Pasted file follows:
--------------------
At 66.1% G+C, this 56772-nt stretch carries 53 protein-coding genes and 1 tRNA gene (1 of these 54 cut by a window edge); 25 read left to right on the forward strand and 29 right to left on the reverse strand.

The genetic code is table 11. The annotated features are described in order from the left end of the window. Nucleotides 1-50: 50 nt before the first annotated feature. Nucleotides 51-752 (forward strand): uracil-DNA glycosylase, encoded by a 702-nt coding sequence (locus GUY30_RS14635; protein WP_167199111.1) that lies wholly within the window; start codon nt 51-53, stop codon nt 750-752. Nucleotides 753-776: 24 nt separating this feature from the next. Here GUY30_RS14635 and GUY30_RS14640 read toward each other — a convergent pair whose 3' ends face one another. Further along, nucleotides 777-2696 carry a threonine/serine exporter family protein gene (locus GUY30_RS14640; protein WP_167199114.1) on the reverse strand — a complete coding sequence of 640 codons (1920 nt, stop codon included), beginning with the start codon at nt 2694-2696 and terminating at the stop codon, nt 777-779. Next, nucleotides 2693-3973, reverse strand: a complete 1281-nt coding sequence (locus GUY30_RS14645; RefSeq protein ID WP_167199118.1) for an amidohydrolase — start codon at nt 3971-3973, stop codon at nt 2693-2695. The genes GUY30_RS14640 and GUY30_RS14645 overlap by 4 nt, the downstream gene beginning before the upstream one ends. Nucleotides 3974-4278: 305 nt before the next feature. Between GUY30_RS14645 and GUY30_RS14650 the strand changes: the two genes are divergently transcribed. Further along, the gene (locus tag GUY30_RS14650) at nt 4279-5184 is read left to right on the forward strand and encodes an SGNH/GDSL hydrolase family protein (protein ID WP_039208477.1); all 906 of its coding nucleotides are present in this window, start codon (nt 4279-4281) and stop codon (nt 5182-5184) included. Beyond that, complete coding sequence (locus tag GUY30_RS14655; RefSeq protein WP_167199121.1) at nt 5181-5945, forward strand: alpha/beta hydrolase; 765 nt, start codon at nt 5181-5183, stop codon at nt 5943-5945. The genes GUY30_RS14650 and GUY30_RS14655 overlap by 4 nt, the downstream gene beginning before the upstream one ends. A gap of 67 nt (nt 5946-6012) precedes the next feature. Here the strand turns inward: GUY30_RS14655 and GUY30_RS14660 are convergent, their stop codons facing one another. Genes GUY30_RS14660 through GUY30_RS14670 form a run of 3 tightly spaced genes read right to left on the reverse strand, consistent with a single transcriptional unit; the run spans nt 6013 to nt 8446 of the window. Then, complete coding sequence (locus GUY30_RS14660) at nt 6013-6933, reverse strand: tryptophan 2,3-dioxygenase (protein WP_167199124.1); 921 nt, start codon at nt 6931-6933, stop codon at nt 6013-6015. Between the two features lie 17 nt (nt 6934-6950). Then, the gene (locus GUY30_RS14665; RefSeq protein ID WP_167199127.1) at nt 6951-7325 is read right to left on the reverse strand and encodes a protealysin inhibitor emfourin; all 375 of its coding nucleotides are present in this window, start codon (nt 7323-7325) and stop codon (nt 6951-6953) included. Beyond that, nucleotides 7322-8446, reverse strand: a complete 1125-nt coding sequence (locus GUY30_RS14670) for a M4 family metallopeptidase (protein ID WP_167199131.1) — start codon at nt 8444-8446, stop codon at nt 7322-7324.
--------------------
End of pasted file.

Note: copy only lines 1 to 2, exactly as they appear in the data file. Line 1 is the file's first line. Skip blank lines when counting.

At 66.1% G+C, this 56772-nt stretch carries 53 protein-coding genes and 1 tRNA gene (1 of these 54 cut by a window edge); 25 read left to right on the forward strand and 29 right to left on the reverse strand.

The genetic code is table 11. The annotated features are described in order from the left end of the window. Nucleotides 1-50: 50 nt before the first annotated feature. Nucleotides 51-752 (forward strand): uracil-DNA glycosylase, encoded by a 702-nt coding sequence (locus GUY30_RS14635; protein WP_167199111.1) that lies wholly within the window; start codon nt 51-53, stop codon nt 750-752. Nucleotides 753-776: 24 nt separating this feature from the next. Here GUY30_RS14635 and GUY30_RS14640 read toward each other — a convergent pair whose 3' ends face one another. Further along, nucleotides 777-2696 carry a threonine/serine exporter family protein gene (locus GUY30_RS14640; protein WP_167199114.1) on the reverse strand — a complete coding sequence of 640 codons (1920 nt, stop codon included), beginning with the start codon at nt 2694-2696 and terminating at the stop codon, nt 777-779. Next, nucleotides 2693-3973, reverse strand: a complete 1281-nt coding sequence (locus GUY30_RS14645; RefSeq protein ID WP_167199118.1) for an amidohydrolase — start codon at nt 3971-3973, stop codon at nt 2693-2695. The genes GUY30_RS14640 and GUY30_RS14645 overlap by 4 nt, the downstream gene beginning before the upstream one ends. Nucleotides 3974-4278: 305 nt before the next feature. Between GUY30_RS14645 and GUY30_RS14650 the strand changes: the two genes are divergently transcribed. Further along, the gene (locus tag GUY30_RS14650) at nt 4279-5184 is read left to right on the forward strand and encodes an SGNH/GDSL hydrolase family protein (protein ID WP_039208477.1); all 906 of its coding nucleotides are present in this window, start codon (nt 4279-4281) and stop codon (nt 5182-5184) included. Beyond that, complete coding sequence (locus tag GUY30_RS14655; RefSeq protein WP_167199121.1) at nt 5181-5945, forward strand: alpha/beta hydrolase; 765 nt, start codon at nt 5181-5183, stop codon at nt 5943-5945. The genes GUY30_RS14650 and GUY30_RS14655 overlap by 4 nt, the downstream gene beginning before the upstream one ends. A gap of 67 nt (nt 5946-6012) precedes the next feature. Here the strand turns inward: GUY30_RS14655 and GUY30_RS14660 are convergent, their stop codons facing one another. Genes GUY30_RS14660 through GUY30_RS14670 form a run of 3 tightly spaced genes read right to left on the reverse strand, consistent with a single transcriptional unit; the run spans nt 6013 to nt 8446 of the window. Then, complete coding sequence (locus GUY30_RS14660) at nt 6013-6933, reverse strand: tryptophan 2,3-dioxygenase (protein WP_167199124.1); 921 nt, start codon at nt 6931-6933, stop codon at nt 6013-6015. Between the two features lie 17 nt (nt 6934-6950). Then, the gene (locus GUY30_RS14665; RefSeq protein ID WP_167199127.1) at nt 6951-7325 is read right to left on the reverse strand and encodes a protealysin inhibitor emfourin; all 375 of its coding nucleotides are present in this window, start codon (nt 7323-7325) and stop codon (nt 6951-6953) included. Beyond that, nucleotides 7322-8446, reverse strand: a complete 1125-nt coding sequence (locus GUY30_RS14670) for a M4 family metallopeptidase (protein ID WP_167199131.1) — start codon at nt 8444-8446, stop codon at nt 7322-7324.